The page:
Masters of Olympic Photography: David Burnett
The Olympic Games aren’t just the ultimate sporting contest—they’re the ultimate proving ground for sports photography. Nowhere are there more … Continued
The Olympic Games aren’t just the ultimate sporting contest—they’re the ultimate proving ground for sports photography. Nowhere are there more elite athletes in one place, nowhere are your odds better for catching a world record being broken, and nowhere is the contrast between still and video coverage so stark. Throughout the 2012 Games in London, we’ll be taking a look back at some of the Olympics’ most iconic photos and photographers. And for some expert how-to tips from all of our featured Olympic photographers, check out the companion piece on PopPhoto.com
The showdown between Mary Decker and Zola Budd at the 1984 Los Angeles Olympics made the 3,000-meter women’s footrace one of the Games’ most hyped events. David Burnett found the finish line overcrowded so he walked halfway back up the track to find a more solitary spot to shoot from. It gave him the photographer’s equivalent of a gold medal. “Their feet collided as they came around,” says Burnett. “I told myself to take an extra 10th of a second to make sure I was sharp.” As Decker collapsed, Burnett focused in on the downed superstar. “I made six or seven frames before the pool arrived and blocked everyone.” None of them got this shot.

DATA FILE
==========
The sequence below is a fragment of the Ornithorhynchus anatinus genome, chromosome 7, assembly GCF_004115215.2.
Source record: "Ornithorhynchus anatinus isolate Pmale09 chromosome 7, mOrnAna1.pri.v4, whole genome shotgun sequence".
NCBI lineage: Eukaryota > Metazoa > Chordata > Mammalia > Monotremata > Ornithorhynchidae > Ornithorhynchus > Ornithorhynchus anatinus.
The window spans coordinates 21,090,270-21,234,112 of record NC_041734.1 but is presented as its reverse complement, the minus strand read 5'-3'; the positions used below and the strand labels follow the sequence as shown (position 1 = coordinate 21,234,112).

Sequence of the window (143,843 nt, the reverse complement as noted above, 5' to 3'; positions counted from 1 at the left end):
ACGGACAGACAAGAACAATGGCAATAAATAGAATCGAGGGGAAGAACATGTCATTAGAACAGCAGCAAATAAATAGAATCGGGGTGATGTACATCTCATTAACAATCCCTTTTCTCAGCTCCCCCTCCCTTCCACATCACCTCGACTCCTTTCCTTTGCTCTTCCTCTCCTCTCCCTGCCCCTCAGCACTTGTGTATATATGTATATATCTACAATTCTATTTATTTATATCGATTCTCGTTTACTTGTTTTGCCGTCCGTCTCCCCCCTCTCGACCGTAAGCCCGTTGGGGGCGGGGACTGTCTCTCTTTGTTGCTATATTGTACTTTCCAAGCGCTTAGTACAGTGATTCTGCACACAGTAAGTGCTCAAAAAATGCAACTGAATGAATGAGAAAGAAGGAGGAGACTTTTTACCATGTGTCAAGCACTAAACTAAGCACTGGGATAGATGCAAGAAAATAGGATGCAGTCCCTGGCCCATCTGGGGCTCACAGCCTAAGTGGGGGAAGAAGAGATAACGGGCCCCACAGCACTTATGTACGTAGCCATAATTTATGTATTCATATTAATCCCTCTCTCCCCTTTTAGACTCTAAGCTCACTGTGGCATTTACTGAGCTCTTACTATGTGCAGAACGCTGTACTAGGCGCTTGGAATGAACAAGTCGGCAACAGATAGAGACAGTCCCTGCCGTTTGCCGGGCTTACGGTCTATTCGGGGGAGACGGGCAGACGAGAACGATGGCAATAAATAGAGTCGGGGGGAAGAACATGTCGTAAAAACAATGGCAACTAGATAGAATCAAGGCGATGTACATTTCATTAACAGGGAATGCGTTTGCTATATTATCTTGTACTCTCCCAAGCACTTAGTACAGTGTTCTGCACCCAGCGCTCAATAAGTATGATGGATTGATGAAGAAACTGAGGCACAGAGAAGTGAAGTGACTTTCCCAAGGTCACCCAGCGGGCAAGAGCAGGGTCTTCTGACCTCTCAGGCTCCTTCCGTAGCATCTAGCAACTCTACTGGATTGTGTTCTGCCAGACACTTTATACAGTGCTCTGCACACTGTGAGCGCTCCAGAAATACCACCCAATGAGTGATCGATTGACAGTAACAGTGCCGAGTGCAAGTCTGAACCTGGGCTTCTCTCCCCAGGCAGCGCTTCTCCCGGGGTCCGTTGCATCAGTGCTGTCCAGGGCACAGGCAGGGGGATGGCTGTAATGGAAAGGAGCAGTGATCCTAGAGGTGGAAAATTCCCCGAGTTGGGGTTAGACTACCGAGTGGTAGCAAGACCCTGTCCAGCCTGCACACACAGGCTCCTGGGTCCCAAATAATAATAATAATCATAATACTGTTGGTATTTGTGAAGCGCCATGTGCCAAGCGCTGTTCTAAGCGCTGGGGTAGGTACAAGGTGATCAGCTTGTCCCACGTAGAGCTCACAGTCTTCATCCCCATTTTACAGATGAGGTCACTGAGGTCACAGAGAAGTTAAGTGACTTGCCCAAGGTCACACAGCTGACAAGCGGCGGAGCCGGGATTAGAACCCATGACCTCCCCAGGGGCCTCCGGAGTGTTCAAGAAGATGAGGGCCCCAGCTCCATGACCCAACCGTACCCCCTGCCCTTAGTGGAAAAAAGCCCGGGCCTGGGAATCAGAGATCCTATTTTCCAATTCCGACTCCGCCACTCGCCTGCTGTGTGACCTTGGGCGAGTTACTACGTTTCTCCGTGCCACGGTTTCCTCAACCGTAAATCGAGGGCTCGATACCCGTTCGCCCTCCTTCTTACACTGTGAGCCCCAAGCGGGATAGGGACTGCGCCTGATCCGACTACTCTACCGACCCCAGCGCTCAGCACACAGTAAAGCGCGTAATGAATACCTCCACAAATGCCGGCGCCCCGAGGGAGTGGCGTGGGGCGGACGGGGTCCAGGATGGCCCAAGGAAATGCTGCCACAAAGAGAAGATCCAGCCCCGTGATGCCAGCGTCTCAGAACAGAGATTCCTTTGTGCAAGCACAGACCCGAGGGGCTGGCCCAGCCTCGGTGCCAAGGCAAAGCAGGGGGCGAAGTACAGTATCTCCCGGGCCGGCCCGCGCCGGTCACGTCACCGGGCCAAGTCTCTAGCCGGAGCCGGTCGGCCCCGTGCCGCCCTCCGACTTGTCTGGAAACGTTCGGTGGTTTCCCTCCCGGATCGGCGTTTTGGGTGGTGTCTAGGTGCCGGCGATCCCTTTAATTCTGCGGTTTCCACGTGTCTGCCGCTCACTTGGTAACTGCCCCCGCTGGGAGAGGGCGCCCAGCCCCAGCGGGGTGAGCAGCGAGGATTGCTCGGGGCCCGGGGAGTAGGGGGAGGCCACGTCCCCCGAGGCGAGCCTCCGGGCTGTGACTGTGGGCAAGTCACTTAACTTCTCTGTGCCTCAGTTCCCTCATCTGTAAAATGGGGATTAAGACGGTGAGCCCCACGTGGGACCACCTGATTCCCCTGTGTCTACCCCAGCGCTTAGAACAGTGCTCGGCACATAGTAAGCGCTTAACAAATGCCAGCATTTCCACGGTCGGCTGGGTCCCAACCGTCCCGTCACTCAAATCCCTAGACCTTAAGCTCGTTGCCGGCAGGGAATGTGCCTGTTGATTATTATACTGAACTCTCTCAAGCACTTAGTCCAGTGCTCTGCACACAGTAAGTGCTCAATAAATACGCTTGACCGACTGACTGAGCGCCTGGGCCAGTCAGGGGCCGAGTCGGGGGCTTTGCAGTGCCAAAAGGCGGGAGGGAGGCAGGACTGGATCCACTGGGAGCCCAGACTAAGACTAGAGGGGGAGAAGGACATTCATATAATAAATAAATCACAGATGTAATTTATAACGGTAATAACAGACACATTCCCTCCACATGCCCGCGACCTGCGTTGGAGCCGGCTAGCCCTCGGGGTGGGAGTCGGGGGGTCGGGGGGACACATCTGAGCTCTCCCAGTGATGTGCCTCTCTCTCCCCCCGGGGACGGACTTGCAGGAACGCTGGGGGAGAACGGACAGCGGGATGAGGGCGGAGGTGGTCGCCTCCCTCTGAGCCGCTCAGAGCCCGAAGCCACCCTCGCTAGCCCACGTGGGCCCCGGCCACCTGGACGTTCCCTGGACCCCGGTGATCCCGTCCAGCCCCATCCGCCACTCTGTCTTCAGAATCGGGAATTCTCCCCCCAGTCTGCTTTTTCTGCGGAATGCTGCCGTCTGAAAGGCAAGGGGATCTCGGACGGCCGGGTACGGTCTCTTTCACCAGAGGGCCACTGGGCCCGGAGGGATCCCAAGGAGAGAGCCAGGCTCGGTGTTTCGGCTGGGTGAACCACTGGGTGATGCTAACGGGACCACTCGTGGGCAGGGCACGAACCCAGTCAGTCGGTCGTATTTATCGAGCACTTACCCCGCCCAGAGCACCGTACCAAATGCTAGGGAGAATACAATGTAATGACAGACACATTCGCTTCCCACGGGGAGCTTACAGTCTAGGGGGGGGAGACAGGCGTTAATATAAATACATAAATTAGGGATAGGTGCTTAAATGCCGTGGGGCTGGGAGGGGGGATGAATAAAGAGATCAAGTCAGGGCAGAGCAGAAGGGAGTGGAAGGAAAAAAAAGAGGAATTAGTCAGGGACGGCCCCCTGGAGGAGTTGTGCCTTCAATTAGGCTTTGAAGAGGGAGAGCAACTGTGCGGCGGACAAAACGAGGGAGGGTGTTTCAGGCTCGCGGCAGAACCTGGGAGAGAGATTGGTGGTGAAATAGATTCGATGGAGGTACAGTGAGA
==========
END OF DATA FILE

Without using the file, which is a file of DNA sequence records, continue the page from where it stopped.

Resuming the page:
_We’ll be continuing to feature some of the Oluympic Games’ most iconic photographs, and the stories behind them, throughout the London 2012 games. See more here. _